Discussion Questions:

  1.  How is Joan’s genius evident?
  2. Why does Joan hide her previous literary success from her children?
  3. Why does Joan feel she must keep her art a secret?
  4. Discuss how the short stories within the novel add/detract from the novel as a whole?
  5. What were your feelings about Joan’s trip to India?  Do you feel that she did this to escape or to rebuild herself?  Did you see strength or cowardice in this?
  6. Do you feel that Joan’s plight of giving up her career for so many years is something experienced broadly by women?  Do you think Joan sees positives and negatives in her choices?
  7. Why do you think Joan was so annoyed by Martin’s line of questioning about what she was writing?
  8. Discuss the title and possible religious connotations of it.
  9. Why do you think Daniel feels justified in his actions?
  10. Discuss the character of Kumar.  Could this be the same Kumar interacting with both Joan and Daniel?
  11. What are your thoughts about Joan’s marriage with Martin?  Is Martin a good husband?

 

Kirkus Starred Review

Review by The Bookstalker Blog

TTT: Top Ten Books on My Fall TBR List

  1.  The Changeling by Victor LaValle – This is a fantasy novel, a modern day adult fairy tale of sorts that is also a retelling of Maurice Sendak’s children’s book, Outside Over There.  I requested this book from netgalley and have just started.                                                                                                                                                                        Why?  This was a netgalley request and it also fulfills the Book Riot 2017 Reading Challenge of reading a fantasy novel.  I also really enjoy fantasy and look forward to this story, especially being familiar with Sendak’s creepy, but brilliant and beautiful children’s book.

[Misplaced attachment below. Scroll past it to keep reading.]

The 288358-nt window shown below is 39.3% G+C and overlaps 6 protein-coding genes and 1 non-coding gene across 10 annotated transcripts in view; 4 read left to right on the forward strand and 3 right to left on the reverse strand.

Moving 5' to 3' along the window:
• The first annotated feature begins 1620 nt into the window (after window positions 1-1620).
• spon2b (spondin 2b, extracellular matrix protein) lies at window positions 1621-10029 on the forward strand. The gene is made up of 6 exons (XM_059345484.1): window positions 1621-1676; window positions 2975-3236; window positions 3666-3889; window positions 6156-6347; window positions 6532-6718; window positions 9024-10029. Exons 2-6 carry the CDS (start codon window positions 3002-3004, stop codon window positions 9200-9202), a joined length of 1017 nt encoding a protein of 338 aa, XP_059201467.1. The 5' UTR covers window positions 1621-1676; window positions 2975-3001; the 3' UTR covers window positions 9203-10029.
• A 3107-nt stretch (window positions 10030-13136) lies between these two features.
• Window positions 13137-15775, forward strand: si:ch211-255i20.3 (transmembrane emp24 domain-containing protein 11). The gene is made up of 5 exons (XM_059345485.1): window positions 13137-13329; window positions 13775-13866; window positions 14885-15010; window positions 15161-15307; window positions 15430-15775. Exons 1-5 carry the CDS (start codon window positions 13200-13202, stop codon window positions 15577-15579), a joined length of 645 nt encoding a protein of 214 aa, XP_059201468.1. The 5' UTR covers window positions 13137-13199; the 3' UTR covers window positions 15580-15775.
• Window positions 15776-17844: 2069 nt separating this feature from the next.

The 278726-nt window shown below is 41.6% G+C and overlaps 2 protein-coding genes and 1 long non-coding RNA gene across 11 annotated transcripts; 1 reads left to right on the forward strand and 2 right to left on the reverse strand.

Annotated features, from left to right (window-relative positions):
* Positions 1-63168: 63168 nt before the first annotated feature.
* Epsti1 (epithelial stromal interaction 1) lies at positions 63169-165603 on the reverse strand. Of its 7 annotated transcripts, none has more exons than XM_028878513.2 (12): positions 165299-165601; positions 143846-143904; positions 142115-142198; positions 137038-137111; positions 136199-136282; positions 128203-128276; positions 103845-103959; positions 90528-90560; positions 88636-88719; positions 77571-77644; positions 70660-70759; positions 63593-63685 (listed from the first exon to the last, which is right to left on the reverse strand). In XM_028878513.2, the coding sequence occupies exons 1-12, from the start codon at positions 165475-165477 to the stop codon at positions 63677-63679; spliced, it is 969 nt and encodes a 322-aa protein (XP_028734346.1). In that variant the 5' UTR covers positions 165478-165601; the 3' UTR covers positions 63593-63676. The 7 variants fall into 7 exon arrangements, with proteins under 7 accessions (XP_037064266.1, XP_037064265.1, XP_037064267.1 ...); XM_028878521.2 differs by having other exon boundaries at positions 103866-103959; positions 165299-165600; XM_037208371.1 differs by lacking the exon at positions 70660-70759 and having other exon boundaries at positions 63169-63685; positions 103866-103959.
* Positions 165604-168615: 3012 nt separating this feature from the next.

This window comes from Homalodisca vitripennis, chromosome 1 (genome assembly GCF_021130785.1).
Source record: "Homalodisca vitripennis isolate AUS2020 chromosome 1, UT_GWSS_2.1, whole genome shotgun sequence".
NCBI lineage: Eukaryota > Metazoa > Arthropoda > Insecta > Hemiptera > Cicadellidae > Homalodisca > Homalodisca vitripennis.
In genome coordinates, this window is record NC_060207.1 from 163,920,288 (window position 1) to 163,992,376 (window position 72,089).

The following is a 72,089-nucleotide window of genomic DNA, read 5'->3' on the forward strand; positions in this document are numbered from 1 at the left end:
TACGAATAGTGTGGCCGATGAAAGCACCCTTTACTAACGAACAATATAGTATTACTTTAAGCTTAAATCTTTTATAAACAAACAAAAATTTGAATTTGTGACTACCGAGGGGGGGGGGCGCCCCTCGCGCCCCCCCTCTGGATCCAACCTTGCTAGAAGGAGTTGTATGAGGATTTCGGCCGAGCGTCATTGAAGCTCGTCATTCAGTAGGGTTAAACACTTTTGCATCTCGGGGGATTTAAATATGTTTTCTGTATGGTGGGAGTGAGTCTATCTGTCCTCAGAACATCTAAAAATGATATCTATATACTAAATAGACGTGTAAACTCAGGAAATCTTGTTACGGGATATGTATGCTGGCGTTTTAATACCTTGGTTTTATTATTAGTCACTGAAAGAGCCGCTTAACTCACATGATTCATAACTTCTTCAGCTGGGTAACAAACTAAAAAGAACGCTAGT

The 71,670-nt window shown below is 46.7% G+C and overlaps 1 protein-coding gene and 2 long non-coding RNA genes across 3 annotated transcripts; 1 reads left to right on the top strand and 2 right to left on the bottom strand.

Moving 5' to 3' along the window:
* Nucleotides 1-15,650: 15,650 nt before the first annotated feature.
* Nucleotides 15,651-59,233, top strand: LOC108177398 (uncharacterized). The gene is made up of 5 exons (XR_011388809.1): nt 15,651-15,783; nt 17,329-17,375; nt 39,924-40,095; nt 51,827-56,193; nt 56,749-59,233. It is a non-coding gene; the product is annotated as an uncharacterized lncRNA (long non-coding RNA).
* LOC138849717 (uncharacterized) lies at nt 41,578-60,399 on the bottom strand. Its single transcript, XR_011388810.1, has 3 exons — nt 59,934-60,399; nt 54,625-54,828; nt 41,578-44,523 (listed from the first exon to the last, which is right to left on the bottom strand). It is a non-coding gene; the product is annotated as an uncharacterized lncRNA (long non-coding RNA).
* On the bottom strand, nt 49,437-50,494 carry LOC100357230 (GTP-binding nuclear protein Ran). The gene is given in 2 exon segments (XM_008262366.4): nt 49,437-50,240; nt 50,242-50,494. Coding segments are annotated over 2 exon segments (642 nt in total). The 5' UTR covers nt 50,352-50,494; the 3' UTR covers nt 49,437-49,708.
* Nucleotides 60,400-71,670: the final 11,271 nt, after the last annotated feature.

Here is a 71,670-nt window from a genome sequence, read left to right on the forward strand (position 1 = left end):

2.  Tales of a Severed Head by Rachida Madani – This is a volume of poetry by this Moroccan poet that addresses modern day issues of women in society.  It compares their situation to the experience of women in The Thousand and One Nights and finds many similarities.                                                           Why?  For Book Riot’s 2017 Reading Challenge I need to read a collection of poetry in translation on a theme other than love.  This is not a book I would have chosen on my own, but I love reading outside of the box and look forward to this experience.

 

 

3.  The Resurrection of Joan Ashby by Cherise Wolas – In the words of Goodreads this is a novel about “sacrifice and motherhood, the burdens and expectations of genius.”                                                       Why?  I requested this book from netgalley after reading so many glowing reviews from fellow reviewers.  The description seemed very interesting and appealing to me as well.  It is a long book and I am happy to say, I’m just about finished (but still adding it to this list – since it is fall).

 

 

4.  Behind Her Eyes by Sarah Pinborough – This is a thriller told from the perspective of two women who become friends.  One is the wife of David and the other is having an affair with David.                                                       Why?  I love listening to books in the car and thrillers are really the easiest, most entertaining types to listen to.  If I listen to something more heavy, I worry that I am not concentrating enough or it would be better read.

 

 

5.  For Colored Girls Who Have Considered Suicide When the Rainbow is Enuf by Ntozake Shange – A book and also a major broadway production about what it is to be of color and female in the twentieth century.                          Why?  This will satisfy the requirement of reading a classic by an author of color which is part of the Book Riot 2017 Reading Challenge.   This is also a book I am very interested to read both for content and style.